On April 15, 2011 this Bill died in Committee in the Nevada Legislature. The death of this Bill came about because of two reasons: The false assumption that this Bill was an anti-rodeo Bill and testimony given to the State Legislature that declared that horse- tripping did not occur in the State of Nevada and the horses never go down.
The assumption that this proposed Legislation was an anti-rodeo Bill came about because of a rumor campaign that went like this: “This Bill was brought forth from out of staters. It is anti-rodeo in nature from PETA and HSUS.” The truth is that this Bill was brought forth by the Humane Society of Nevada and the Nevada ASPCA. Out of state support was high for this Legislation, but it came from in state. The Humane Society of Nevada actually receives considerable financial contributions to its spay and neuter program from Reno Rodeo. But the fear is so high in a state where rodeo is like a religion that it will be taken from them. Rodeo in the state of Nevada supports many worthwhile community projects including scholarship programs and medical charities.
This Bill dealt with one issue only.
Texas currently has a ban on horse-tripping and the Houston Rodeo is the most lucrative event in the country.
The testimony given that horse-tripping did not occur in Nevada and that horses never go down was blatantly false. That is why I got involved.
As a journalist I believe that public debate is vital in a Democratic society. But that debate must occur when the truth is presented. The public has a right to debate. The State Legislators have a right to debate Legislation based on facts. The decisions that occur from that debate should then represent the climate of public opinion.
On April 30, 2011 I went to the Winnemucca Charreada. I video tapped horse-tripping occurring in Nevada. I video tapped a horse going down. I also documented many other humane issues including horses being repeatedly hotshot, including actually being hotshot in the face. Most of the horses utilized in this event were young. They were used continuously for two days. The same horses were used for roping and then as bucking stock and then for roping and then for bucking stock. One of the horses had a freezebrand on the left side of the neck.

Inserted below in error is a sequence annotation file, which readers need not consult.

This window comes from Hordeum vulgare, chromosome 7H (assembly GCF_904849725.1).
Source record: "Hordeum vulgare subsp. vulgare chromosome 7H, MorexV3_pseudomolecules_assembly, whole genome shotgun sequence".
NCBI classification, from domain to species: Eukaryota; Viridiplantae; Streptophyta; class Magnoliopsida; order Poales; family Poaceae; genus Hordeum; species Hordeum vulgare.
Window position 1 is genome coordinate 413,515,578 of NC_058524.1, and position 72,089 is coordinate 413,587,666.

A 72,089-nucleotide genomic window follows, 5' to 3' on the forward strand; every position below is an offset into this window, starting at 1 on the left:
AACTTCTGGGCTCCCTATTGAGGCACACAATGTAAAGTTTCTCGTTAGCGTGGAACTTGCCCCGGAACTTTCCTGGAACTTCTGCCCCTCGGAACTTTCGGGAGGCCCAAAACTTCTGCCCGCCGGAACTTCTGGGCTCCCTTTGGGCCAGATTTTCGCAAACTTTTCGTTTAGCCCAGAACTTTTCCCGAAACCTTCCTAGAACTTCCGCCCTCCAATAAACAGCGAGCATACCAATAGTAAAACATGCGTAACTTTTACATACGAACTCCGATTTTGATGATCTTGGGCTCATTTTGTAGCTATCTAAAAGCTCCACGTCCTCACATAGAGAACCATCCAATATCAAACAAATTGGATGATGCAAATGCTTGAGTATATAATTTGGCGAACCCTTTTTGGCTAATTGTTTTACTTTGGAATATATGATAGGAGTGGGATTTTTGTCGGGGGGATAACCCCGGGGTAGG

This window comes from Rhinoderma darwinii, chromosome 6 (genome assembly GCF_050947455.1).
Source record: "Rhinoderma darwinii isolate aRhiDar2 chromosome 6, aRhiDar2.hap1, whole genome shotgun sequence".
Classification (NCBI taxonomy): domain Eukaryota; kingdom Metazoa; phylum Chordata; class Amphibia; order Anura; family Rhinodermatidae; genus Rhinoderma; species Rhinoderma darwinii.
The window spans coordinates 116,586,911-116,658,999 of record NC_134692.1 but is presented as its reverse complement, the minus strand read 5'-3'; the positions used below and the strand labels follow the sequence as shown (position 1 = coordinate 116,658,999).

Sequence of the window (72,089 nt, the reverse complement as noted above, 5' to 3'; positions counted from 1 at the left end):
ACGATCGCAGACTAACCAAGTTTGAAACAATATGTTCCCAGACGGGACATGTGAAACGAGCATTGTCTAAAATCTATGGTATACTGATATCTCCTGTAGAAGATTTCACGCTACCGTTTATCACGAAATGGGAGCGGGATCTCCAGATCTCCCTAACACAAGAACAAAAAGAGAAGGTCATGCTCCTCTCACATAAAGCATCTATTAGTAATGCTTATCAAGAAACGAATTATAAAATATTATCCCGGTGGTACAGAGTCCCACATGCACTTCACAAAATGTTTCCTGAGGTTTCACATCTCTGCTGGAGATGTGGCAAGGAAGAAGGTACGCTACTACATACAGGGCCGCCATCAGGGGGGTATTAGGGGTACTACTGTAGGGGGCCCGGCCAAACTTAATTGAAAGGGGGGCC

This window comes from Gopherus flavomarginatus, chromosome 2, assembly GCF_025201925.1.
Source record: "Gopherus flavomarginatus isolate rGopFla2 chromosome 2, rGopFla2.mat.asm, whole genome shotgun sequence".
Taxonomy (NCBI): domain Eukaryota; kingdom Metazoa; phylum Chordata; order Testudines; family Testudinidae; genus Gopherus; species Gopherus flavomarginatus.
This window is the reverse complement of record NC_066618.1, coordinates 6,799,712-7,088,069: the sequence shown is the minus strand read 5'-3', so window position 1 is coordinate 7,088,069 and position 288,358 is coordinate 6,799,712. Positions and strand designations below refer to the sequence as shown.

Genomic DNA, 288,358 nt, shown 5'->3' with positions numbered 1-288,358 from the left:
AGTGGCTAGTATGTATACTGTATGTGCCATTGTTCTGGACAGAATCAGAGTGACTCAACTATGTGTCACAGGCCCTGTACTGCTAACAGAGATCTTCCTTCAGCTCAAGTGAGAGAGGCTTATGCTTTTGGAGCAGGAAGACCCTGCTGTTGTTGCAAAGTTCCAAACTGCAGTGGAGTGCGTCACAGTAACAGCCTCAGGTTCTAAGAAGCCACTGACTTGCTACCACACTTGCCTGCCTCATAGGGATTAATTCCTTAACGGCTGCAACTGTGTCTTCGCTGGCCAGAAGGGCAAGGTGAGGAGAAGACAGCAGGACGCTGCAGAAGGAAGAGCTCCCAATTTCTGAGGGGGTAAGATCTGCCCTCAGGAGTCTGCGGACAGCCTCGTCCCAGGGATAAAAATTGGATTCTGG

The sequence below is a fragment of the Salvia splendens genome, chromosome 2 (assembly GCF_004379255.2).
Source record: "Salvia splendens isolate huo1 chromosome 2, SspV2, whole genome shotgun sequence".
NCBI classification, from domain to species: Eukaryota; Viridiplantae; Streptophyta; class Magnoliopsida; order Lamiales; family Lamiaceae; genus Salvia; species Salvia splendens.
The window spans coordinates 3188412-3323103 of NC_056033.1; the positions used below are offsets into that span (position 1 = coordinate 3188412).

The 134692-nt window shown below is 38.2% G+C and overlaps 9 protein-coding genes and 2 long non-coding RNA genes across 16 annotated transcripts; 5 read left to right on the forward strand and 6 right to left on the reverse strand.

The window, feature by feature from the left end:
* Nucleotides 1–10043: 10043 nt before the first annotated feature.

I turned over the documentation to the Humane Society of Nevada. They were the ones bringing this Legislation and they needed the documentation to have honest debate occur.
All of the tape I sent was not released. All of the photos I sent were not released.
I then set about making sure that individuals that needed to see the truth had the information. I did this out of the public sphere because often anything I bring forward has almost as much debate about me as it does about the issue. And if the truth be known, I still have a real fear of retaliation.
But this Bill has one last chance. It is placed on a list of Legislation for resurrection based on the false statements made to the State.
However that list is long. “If there is time” the Bill will be resurrected. The session has been inundated with budget issues. The likelihood that this Legislation will hit the floor is very slim.
Only the Governor of Nevada, Brian Sandoval, has the authority to extend the Legislative session until the issues on the list are heard. His contact info can be found here: http://nv.gov/govBsandoval2.aspx?id=4294968833
Or you can send a “click and send” made by Helping Animals Nevada at: http://www.helpanimalsnv.org/tripping_more.html
Today is the last day to act. PLEASE keep the comments intelligent, on point and civil.